Trump campaign sets sights on Latinx voters in quest to win Florida

Given the state’s notoriously close margin in elections – Trump carried the state over Clinton by 1.2% in 2016 – even the slightest swing could prove significant

A person holds a sign reading Latinos for Trump on the third day of the Republican National Convention in Cleveland, Ohio, on 20 July 2016.

A person holds a sign reading Latinos for Trump on the third day of the Republican National Convention in Cleveland, Ohio, on 20 July 2016.
Photograph: Carlo Allegri/Reuters

Donald Trump has routinely spoken of Hispanic immigrants in disparaging terms while pushing for a more restrictionist agenda on immigration.

But Democrats insist they are not taking support from Latinx voters for granted in the 2020 election – and are warning of the president’s potential to make inroads in the must-win state of Florida.

Democratic pollsters and allied groups recently convened in Washington to discuss the political landscape and expressed “legitimate concern” over Trump’s standing in Florida, where Latinx voters not only play an outsized role but also encompass more conservatives than in other battlegrounds.

“We expect Florida to be extremely close in 2020 and, if Democrats want to have a chance of beating Trump there, we’ll need to invest time and money early in communicating to Latino voters in the state,” Josh Schwerin, a spokesman for Priorities USA, a top Democratic Super Pac campaign group, told the Guardian.

“Democrats are going to have to earn the votes of Latinos and make the case for how the election impacts them, not just that it’s happening.”

Priorities USA, which spent more than $190m in the 2016 cycle, released new research analyzing the Latinx electorate.

The findings, which were presented in conjunction with the progressive political opinion group Latino Decisions, left little doubt that Latinx voters overwhelmingly support Democrats. It nonetheless cautioned that “there is a significant amount of work to be done” for Democrats to engage the crucial voting bloc.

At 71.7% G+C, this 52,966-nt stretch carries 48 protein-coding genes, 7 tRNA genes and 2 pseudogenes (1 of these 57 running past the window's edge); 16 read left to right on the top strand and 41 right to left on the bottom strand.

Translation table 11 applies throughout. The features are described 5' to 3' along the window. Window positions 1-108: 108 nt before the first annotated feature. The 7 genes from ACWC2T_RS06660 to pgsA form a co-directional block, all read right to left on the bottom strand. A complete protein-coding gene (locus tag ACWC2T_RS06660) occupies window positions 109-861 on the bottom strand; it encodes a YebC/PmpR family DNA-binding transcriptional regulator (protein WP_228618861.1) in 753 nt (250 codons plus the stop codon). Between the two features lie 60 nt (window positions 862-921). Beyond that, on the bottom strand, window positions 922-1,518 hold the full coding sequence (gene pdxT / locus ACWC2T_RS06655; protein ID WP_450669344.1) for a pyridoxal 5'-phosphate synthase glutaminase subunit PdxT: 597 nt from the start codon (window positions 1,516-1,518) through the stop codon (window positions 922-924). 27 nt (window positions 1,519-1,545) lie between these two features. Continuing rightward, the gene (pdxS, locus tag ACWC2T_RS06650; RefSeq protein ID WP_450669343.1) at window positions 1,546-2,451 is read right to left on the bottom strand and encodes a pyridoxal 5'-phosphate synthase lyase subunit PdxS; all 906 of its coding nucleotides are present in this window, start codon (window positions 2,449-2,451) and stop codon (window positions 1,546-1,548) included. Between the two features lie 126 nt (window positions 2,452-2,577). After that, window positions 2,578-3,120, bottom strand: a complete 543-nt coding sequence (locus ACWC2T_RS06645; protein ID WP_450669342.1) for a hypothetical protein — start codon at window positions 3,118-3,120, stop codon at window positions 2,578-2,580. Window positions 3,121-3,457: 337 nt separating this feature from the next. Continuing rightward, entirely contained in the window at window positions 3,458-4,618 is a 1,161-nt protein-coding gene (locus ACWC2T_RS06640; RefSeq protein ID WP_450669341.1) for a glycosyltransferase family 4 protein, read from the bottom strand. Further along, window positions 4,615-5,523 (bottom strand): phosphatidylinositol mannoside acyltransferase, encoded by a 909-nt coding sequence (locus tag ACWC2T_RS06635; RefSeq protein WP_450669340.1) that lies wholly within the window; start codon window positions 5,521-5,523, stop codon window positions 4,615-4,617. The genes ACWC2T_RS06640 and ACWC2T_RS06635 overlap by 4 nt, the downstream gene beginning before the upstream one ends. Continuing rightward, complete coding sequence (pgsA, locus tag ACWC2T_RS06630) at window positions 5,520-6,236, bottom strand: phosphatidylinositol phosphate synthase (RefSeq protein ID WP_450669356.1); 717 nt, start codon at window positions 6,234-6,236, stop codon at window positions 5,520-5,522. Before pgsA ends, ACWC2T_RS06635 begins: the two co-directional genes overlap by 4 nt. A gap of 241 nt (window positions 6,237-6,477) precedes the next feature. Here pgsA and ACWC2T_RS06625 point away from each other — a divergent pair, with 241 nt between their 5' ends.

According to the survey, Trump’s standing with Latinx voters sits at just 20% approval in Arizona and 26% in Nevada, where Democrats hope they can wrest victory from the Republicans, and where the Latinx electorate could wield substantial influence.

In Florida, where Latinos make up roughly 26% of the state’s population, Trump fares better with a 42% approval rating from Latinx voters. Trump’s numbers are bolstered in large part by support from Cubans, who have historically leaned Republican.

Given Florida’s notoriously close margins in elections – Trump carried the state over Hillary Clinton by just 1.3% in 2016 – even the slightest swing within the Latinx electorate could prove significant.

“In Florida, there should be an all-out effort to connect with Latino voters on the Democratic side and not give up any ground at all,” said Matt Barreto, the executive director of Latino Decisions.

“There’s a very legitimate concern and an important concern there.”